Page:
Frankly, the majority (including myself) do not care much about the “outbursts” as much as we care about the stances and real actions that one takes when it counts?

    btw, I enjoyed reading the back-to-back comments that you & QN had on his 2nd to last post on his blog. In my opinion, you’re both right. You’re referring to things as they are in reality. He refers to them as they are perceived by most Lebanese as well as by the international community. In many ways, how things are perceived and referred to is as important as how they are.

    oups! should have left this comment on his blog. yallah, have to rush back to work.

    Best.

    • Nice to have you back PN,
      you’re right, there isn’t much interaction on the internet. But I had something else in mind while writing this comment. I meant the interactions between FPM on one hand and masi7iet 2arbata3ash 2azar on the other. And these interactions as you know it are very common. And I noticed that supporters of the latter group are usually very aggressive and they pick on the supports of the former group that usually are on the defensive…
      There was an excellent article on that on the Akhbar a month ago that I discovered courtesy of Remarkz.

      • PN said

        Thanks WL.

        Now that you worded it this way, I could not agree more with you.

        I believe this trend has been setup since the late 80s, got attenuated a bit during the mid 90s-2005, then it escalated afterwards.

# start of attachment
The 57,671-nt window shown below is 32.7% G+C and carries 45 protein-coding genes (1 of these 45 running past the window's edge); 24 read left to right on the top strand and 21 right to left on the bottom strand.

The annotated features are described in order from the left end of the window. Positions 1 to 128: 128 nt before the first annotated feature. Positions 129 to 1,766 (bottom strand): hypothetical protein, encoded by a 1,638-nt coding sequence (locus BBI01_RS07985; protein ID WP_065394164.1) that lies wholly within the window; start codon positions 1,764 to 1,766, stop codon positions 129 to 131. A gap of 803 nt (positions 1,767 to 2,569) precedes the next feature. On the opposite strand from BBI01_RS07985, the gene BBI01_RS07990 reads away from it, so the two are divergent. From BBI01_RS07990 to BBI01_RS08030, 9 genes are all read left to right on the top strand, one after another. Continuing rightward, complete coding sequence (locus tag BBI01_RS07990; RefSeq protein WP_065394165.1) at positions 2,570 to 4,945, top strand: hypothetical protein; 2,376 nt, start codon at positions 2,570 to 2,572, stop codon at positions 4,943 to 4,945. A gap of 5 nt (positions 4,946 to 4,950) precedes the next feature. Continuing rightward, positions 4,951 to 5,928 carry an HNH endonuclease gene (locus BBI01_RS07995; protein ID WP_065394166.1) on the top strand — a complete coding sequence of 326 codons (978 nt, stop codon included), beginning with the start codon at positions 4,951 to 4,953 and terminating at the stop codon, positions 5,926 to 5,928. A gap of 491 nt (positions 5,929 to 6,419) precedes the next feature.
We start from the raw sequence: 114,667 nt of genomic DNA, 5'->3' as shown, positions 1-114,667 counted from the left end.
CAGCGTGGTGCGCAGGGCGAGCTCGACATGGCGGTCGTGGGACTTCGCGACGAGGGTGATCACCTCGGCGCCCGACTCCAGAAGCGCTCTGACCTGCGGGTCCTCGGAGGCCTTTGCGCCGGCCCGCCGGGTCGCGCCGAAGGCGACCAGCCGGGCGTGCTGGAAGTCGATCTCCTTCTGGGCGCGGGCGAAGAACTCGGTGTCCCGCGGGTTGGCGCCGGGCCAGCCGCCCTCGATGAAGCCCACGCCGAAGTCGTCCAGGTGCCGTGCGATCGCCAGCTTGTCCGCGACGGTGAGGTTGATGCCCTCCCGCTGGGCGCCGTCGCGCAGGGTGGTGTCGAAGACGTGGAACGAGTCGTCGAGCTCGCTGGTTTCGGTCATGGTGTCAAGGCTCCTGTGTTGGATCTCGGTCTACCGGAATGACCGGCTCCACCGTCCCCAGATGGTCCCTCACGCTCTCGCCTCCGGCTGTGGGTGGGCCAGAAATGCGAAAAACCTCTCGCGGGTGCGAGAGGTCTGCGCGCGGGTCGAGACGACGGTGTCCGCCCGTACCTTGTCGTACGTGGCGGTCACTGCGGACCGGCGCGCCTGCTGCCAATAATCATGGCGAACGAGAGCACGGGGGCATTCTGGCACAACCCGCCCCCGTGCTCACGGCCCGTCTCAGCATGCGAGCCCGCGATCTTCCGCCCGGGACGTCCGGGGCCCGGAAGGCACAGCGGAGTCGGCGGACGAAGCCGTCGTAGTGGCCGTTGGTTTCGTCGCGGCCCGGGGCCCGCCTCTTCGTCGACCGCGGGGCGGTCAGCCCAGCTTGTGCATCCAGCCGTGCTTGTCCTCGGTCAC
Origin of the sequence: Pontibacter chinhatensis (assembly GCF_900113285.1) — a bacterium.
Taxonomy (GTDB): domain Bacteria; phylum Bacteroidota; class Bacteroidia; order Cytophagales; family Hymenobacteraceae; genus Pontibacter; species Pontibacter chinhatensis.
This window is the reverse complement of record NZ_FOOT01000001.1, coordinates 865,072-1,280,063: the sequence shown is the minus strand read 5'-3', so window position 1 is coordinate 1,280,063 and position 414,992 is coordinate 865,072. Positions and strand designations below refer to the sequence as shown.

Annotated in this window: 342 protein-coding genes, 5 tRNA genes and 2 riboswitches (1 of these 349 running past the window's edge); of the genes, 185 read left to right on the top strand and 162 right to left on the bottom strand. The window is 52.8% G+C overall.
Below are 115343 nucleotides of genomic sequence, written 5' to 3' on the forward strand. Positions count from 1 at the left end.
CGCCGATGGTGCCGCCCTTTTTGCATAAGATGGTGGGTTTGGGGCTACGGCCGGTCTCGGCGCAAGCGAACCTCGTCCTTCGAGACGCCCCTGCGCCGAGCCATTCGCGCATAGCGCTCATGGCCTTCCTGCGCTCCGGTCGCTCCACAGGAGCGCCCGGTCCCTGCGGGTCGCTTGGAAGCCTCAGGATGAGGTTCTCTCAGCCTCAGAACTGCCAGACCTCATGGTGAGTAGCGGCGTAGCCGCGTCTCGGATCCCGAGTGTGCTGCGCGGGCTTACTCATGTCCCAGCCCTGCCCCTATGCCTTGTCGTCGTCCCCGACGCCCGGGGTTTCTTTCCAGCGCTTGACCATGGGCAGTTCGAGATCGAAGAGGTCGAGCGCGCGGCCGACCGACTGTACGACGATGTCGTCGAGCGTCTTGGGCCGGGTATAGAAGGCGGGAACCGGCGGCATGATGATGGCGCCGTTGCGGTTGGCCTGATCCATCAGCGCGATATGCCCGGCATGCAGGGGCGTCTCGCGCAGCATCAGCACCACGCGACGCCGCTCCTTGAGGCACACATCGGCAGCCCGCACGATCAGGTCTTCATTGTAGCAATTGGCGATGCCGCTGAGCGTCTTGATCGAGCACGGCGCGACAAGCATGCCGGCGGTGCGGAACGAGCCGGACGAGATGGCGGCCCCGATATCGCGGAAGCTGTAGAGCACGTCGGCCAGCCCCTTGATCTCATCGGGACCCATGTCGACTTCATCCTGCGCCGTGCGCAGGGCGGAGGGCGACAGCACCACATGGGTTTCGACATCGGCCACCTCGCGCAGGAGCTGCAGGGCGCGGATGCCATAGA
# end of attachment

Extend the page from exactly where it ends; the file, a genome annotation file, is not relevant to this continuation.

Regardless though, I do believe that more communication and interaction would benefit both groups; as long as it is done constructively. Unfortunately, this is not the predominant case now.

        Best.

  4. lirun said

    we received a lot of information – obviously – http://www.spectator.co.uk/melaniephillips/5530491/iran-caught-redhanded-britain-yawns.thtml what informatiojn are you missing..

    • Thanks for the info Lirun.
      I don’t believe any detailed info on the shipment was available when I wrote this posting. At least I hadn’t found any that day. All that I found was polemicist fodder.
      This being said, I believe I made an analytical error by comparing the Lebanese and the Israeli approach to polemical affairs. In my neck of the woods they hardly ever translate to action…

  5. lirun said

    the interesting thing about this to me is that the world has said almost nothing.. it cracks me up.. no one cares!!